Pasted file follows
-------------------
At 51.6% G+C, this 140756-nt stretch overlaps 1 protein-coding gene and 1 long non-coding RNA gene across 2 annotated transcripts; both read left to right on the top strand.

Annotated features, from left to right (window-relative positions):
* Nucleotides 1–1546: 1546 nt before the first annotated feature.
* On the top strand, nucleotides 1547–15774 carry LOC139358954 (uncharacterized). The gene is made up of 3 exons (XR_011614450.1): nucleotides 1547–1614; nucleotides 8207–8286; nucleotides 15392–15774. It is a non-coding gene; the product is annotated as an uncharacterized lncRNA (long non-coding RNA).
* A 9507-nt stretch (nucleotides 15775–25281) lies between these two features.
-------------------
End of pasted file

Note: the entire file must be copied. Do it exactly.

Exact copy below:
At 51.6% G+C, this 140756-nt stretch overlaps 1 protein-coding gene and 1 long non-coding RNA gene across 2 annotated transcripts; both read left to right on the top strand.

Annotated features, from left to right (window-relative positions):
* Nucleotides 1–1546: 1546 nt before the first annotated feature.
* On the top strand, nucleotides 1547–15774 carry LOC139358954 (uncharacterized). The gene is made up of 3 exons (XR_011614450.1): nucleotides 1547–1614; nucleotides 8207–8286; nucleotides 15392–15774. It is a non-coding gene; the product is annotated as an uncharacterized lncRNA (long non-coding RNA).
* A 9507-nt stretch (nucleotides 15775–25281) lies between these two features.